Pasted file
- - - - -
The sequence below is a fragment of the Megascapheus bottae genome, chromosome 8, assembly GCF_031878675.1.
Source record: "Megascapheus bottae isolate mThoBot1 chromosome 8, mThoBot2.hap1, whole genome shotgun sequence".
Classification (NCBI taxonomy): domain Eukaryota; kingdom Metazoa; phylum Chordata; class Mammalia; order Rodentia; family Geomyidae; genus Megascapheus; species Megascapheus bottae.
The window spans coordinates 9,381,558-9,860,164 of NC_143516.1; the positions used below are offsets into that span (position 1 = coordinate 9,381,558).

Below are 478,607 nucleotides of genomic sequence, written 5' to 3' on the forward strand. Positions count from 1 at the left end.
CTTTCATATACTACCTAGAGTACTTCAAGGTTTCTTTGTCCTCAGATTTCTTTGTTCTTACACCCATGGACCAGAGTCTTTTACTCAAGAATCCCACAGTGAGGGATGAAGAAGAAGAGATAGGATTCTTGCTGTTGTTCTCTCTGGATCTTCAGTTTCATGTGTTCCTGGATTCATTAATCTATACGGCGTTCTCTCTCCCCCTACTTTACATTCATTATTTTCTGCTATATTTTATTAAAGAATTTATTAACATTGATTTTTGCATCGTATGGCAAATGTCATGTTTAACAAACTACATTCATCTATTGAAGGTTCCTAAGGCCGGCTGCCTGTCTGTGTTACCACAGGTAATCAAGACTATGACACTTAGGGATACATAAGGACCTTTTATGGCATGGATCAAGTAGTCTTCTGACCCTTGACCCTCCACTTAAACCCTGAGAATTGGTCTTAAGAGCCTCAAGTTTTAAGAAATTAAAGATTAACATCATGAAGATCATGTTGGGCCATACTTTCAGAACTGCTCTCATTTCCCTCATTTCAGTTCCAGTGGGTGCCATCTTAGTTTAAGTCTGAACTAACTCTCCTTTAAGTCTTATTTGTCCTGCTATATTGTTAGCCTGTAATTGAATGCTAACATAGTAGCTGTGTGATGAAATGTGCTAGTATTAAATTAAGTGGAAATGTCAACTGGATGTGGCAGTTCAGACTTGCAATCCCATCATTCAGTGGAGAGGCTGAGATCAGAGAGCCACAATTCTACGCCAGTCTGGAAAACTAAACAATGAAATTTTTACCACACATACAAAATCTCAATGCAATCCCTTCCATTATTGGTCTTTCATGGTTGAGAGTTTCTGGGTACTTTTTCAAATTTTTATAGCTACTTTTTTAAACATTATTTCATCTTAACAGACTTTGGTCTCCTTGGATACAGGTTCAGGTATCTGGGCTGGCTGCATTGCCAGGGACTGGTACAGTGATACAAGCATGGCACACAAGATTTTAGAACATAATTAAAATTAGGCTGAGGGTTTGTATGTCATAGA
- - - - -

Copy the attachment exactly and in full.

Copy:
The sequence below is a fragment of the Megascapheus bottae genome, chromosome 8, assembly GCF_031878675.1.
Source record: "Megascapheus bottae isolate mThoBot1 chromosome 8, mThoBot2.hap1, whole genome shotgun sequence".
Classification (NCBI taxonomy): domain Eukaryota; kingdom Metazoa; phylum Chordata; class Mammalia; order Rodentia; family Geomyidae; genus Megascapheus; species Megascapheus bottae.
The window spans coordinates 9,381,558-9,860,164 of NC_143516.1; the positions used below are offsets into that span (position 1 = coordinate 9,381,558).

Below are 478,607 nucleotides of genomic sequence, written 5' to 3' on the forward strand. Positions count from 1 at the left end.
CTTTCATATACTACCTAGAGTACTTCAAGGTTTCTTTGTCCTCAGATTTCTTTGTTCTTACACCCATGGACCAGAGTCTTTTACTCAAGAATCCCACAGTGAGGGATGAAGAAGAAGAGATAGGATTCTTGCTGTTGTTCTCTCTGGATCTTCAGTTTCATGTGTTCCTGGATTCATTAATCTATACGGCGTTCTCTCTCCCCCTACTTTACATTCATTATTTTCTGCTATATTTTATTAAAGAATTTATTAACATTGATTTTTGCATCGTATGGCAAATGTCATGTTTAACAAACTACATTCATCTATTGAAGGTTCCTAAGGCCGGCTGCCTGTCTGTGTTACCACAGGTAATCAAGACTATGACACTTAGGGATACATAAGGACCTTTTATGGCATGGATCAAGTAGTCTTCTGACCCTTGACCCTCCACTTAAACCCTGAGAATTGGTCTTAAGAGCCTCAAGTTTTAAGAAATTAAAGATTAACATCATGAAGATCATGTTGGGCCATACTTTCAGAACTGCTCTCATTTCCCTCATTTCAGTTCCAGTGGGTGCCATCTTAGTTTAAGTCTGAACTAACTCTCCTTTAAGTCTTATTTGTCCTGCTATATTGTTAGCCTGTAATTGAATGCTAACATAGTAGCTGTGTGATGAAATGTGCTAGTATTAAATTAAGTGGAAATGTCAACTGGATGTGGCAGTTCAGACTTGCAATCCCATCATTCAGTGGAGAGGCTGAGATCAGAGAGCCACAATTCTACGCCAGTCTGGAAAACTAAACAATGAAATTTTTACCACACATACAAAATCTCAATGCAATCCCTTCCATTATTGGTCTTTCATGGTTGAGAGTTTCTGGGTACTTTTTCAAATTTTTATAGCTACTTTTTTAAACATTATTTCATCTTAACAGACTTTGGTCTCCTTGGATACAGGTTCAGGTATCTGGGCTGGCTGCATTGCCAGGGACTGGTACAGTGATACAAGCATGGCACACAAGATTTTAGAACATAATTAAAATTAGGCTGAGGGTTTGTATGTCATAGA